Consumers in Asia Pacific are flocking to join the ‘share economy’ juggernaut, with Thais, Filipinos and Indonesians especially partial to earning dollars for renting out their personal assets. In a share economy, also known as collaborative consumption and peer-to-peer rental arrangements, consumers rent or share items they own, such as furniture, sports equipment, cars and homes, or services they have, for a profit. Revenue gained by consumers turning personal assets into income via a share economy is expected to surpass $3.5 billion this year, with growth exceeding 25 percent.
Asia Pacific consumers are among the most-receptive globally to the share economy proposition, particularly those in Southeast Asia; four of the top five markets prepared to share or rent their personal assets for financial gain hail from Southeast Asia. Just 22 percent of consumers in Asia Pacific are unwilling to share or rent their personal assets, compared to 32 percent globally.
Nielsen’s Managing Director of Consumer Insights in Southeast Asia, North Asia and Pacific, Vishal Bali, notes that although awareness of the share economy as a collective economy remains fairly low in Asia Pacific, there is a notable upswing in the volume of activity taking place, particularly in Southeast Asia. “While income levels across the region are increasing overall, many consumers are constantly seeking out opportunities to supplement their income through alternative means, and sharing or renting items they possess for a price achieves that.”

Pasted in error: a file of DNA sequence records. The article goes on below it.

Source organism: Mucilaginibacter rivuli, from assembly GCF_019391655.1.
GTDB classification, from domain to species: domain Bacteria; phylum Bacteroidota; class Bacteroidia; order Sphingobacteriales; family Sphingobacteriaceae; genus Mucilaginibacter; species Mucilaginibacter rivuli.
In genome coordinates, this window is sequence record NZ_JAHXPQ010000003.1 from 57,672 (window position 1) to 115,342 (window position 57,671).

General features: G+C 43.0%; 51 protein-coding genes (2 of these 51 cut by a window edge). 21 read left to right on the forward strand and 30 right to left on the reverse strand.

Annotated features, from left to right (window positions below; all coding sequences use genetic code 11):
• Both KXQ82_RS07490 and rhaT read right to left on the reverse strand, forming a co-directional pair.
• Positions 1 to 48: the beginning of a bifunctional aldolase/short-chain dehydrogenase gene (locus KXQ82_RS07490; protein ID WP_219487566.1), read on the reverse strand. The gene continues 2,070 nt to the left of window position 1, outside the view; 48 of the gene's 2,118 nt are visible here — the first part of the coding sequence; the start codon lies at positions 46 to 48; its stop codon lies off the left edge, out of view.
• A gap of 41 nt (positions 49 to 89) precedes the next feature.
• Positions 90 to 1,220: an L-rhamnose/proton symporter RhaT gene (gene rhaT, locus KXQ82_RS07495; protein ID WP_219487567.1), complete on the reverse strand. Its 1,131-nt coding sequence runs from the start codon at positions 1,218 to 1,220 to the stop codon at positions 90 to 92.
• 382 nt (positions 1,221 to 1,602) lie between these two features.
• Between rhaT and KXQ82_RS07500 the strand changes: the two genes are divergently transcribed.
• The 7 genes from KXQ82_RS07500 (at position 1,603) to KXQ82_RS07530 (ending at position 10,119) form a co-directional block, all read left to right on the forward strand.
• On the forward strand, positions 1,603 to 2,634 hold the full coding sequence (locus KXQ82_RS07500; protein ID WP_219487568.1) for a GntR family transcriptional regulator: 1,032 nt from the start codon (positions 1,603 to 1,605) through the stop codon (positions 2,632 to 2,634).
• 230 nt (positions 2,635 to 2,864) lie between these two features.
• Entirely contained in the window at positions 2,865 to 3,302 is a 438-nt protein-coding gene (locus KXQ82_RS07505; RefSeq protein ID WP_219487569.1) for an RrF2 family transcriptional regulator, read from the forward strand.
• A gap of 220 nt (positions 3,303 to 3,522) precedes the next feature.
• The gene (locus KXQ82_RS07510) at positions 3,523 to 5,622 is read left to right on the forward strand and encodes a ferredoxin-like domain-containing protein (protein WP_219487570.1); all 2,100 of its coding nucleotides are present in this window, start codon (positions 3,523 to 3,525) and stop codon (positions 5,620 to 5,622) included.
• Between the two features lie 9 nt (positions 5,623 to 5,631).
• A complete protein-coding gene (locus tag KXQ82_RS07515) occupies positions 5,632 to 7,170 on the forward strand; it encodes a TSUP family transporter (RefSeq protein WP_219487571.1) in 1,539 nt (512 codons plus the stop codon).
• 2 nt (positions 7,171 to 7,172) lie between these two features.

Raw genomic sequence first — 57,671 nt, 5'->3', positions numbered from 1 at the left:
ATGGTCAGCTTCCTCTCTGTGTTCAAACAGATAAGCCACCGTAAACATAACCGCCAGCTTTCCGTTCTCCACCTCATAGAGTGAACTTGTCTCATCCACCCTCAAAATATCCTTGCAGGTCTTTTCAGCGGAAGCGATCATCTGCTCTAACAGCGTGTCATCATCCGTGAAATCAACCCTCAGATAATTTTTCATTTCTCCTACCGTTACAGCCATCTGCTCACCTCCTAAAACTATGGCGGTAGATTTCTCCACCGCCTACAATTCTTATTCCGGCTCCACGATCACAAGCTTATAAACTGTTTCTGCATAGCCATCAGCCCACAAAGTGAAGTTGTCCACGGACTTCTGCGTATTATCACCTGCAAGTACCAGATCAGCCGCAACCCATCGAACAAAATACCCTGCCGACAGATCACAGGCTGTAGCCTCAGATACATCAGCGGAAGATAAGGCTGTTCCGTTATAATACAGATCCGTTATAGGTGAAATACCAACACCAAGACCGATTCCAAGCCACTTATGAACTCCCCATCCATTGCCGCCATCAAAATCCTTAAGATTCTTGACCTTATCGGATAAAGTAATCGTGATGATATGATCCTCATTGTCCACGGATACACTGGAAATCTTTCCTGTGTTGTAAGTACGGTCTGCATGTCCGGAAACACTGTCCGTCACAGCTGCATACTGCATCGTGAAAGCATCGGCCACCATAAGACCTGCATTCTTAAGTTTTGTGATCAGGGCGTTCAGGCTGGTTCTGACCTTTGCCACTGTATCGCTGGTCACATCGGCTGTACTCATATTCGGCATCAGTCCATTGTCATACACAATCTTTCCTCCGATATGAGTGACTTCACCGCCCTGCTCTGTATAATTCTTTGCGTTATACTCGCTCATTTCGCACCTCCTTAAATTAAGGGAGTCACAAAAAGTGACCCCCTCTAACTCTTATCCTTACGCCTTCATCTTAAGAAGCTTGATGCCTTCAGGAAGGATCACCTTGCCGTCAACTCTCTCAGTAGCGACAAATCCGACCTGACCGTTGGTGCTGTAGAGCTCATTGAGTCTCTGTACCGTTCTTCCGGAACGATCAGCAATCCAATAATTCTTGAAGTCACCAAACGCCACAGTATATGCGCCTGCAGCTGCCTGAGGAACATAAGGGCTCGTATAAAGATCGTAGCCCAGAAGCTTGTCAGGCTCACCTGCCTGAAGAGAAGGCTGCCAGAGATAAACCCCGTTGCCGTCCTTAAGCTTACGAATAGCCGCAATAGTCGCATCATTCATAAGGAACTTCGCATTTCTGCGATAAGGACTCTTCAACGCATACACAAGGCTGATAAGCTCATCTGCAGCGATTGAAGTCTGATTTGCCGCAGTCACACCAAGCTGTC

Willingness to pay to use others’ personal items and services is also relatively strong in Asia Pacific, but particularly in Southeast Asia. Indonesians are the second most likely globally to rent products or services from a share community, while the Philippines ranks fourth globally. Eighty-one percent of consumers in Asia Pacific say they would utilise shared products or services, compared to 66 percent of consumers globally.
Electronic devices are the most common items consumers in Asia Pacific are willing to share or rent, followed by sports equipment and clothing. Other items consumers in the region are willing to rent include household items, bicycles and power tools.
Bali observes that the items which are most commonly rented via shared communities remain out of reach for many consumers in the region, particularly those in developing markets. “Where affordability is an issue, renting an item from a fellow consumer addresses an immediate need while removing the need to find the funds to purchase the item.”
Underpinning the emergence of the share economy across the region is the rapid increase in internet penetration. Connectivity is a key factor for shared communities and as such, growth levels are expected to continue in the coming years.
Insights contained in this article are taken from The Nielsen Global Survey of Share Communities which was conducted between August 14 and September 6, 2013, and polled more than 30,000 consumers in 60 countries throughout Asia Pacific, Europe, Latin America, the Middle East, Africa and North America.